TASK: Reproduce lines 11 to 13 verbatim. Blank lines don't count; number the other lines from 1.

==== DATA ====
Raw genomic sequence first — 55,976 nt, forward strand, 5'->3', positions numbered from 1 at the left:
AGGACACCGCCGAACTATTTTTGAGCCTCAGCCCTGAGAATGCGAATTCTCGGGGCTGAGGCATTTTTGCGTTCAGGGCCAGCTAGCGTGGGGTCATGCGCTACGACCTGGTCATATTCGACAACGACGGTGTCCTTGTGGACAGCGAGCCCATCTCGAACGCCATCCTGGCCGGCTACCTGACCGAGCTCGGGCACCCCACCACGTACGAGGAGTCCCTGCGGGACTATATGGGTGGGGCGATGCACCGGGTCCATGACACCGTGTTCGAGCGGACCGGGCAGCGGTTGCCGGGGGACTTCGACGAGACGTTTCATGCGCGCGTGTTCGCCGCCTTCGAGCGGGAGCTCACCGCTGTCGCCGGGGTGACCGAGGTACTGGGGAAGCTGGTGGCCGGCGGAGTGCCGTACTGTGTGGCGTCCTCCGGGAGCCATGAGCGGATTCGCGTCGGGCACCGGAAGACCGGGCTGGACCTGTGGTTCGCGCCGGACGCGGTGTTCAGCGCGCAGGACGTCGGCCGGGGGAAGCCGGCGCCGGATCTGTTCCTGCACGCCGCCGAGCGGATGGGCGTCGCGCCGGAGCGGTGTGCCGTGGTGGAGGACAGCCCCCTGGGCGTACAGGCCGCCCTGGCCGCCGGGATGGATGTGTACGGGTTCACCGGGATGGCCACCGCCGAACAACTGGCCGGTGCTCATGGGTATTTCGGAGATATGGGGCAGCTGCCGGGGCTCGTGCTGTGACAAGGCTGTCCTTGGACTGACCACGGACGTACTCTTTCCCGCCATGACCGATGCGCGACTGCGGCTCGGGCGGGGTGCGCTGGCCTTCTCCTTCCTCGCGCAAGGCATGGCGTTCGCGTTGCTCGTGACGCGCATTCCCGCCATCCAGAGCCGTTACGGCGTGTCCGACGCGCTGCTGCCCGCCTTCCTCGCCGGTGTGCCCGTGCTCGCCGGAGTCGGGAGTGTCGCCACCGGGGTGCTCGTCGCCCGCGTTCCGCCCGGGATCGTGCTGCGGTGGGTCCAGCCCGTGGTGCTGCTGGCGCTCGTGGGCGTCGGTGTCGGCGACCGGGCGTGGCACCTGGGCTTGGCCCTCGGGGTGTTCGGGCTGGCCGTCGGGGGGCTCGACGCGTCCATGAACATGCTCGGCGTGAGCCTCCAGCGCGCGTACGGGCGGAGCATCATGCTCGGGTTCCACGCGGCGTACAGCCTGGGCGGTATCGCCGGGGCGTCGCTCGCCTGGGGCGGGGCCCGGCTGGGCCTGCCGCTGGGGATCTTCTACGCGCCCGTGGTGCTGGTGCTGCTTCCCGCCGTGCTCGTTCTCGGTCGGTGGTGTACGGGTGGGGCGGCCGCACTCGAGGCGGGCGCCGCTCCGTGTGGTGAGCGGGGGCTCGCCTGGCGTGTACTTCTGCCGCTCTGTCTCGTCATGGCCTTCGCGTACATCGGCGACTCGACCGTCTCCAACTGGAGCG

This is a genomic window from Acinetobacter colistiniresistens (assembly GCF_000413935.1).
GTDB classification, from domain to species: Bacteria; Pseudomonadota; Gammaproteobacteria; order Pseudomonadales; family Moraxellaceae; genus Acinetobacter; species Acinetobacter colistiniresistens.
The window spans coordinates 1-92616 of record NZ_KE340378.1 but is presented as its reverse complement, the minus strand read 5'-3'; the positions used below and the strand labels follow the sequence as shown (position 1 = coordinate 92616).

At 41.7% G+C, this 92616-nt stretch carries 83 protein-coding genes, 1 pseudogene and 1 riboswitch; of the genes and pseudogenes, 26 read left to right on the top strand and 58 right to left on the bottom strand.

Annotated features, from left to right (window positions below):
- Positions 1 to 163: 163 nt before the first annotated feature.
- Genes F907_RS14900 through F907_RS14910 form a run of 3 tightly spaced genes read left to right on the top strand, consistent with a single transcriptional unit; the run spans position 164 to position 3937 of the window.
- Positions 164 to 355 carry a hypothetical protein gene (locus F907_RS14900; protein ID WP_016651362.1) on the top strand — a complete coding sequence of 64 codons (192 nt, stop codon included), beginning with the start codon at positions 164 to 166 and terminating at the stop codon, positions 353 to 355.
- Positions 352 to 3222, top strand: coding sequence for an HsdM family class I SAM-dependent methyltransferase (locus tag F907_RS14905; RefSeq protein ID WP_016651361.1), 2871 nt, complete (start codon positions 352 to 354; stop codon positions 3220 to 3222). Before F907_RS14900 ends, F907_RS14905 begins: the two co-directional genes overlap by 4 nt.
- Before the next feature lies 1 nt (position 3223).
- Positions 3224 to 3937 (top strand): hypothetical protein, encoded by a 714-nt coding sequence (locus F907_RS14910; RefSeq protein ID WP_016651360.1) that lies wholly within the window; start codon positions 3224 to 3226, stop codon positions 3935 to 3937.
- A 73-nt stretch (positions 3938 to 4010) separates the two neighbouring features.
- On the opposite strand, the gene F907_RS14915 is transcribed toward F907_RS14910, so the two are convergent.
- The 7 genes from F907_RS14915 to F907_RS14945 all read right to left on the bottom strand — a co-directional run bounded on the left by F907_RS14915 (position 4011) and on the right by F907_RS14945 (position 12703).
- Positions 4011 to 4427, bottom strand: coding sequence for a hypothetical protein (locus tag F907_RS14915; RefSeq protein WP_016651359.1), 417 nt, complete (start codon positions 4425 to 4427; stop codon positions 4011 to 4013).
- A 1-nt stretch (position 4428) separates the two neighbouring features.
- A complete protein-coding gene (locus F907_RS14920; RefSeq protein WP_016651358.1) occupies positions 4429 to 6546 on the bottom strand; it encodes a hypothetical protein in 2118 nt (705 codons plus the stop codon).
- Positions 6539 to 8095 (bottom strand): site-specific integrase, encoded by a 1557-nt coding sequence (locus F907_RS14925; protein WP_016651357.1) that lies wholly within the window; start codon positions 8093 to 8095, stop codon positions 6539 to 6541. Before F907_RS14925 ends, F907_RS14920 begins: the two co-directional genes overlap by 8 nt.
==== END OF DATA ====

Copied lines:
- Positions 352 to 3222, top strand: coding sequence for an HsdM family class I SAM-dependent methyltransferase (locus tag F907_RS14905; RefSeq protein ID WP_016651361.1), 2871 nt, complete (start codon positions 352 to 354; stop codon positions 3220 to 3222). Before F907_RS14900 ends, F907_RS14905 begins: the two co-directional genes overlap by 4 nt.
- Before the next feature lies 1 nt (position 3223).
- Positions 3224 to 3937 (top strand): hypothetical protein, encoded by a 714-nt coding sequence (locus F907_RS14910; RefSeq protein ID WP_016651360.1) that lies wholly within the window; start codon positions 3224 to 3226, stop codon positions 3935 to 3937.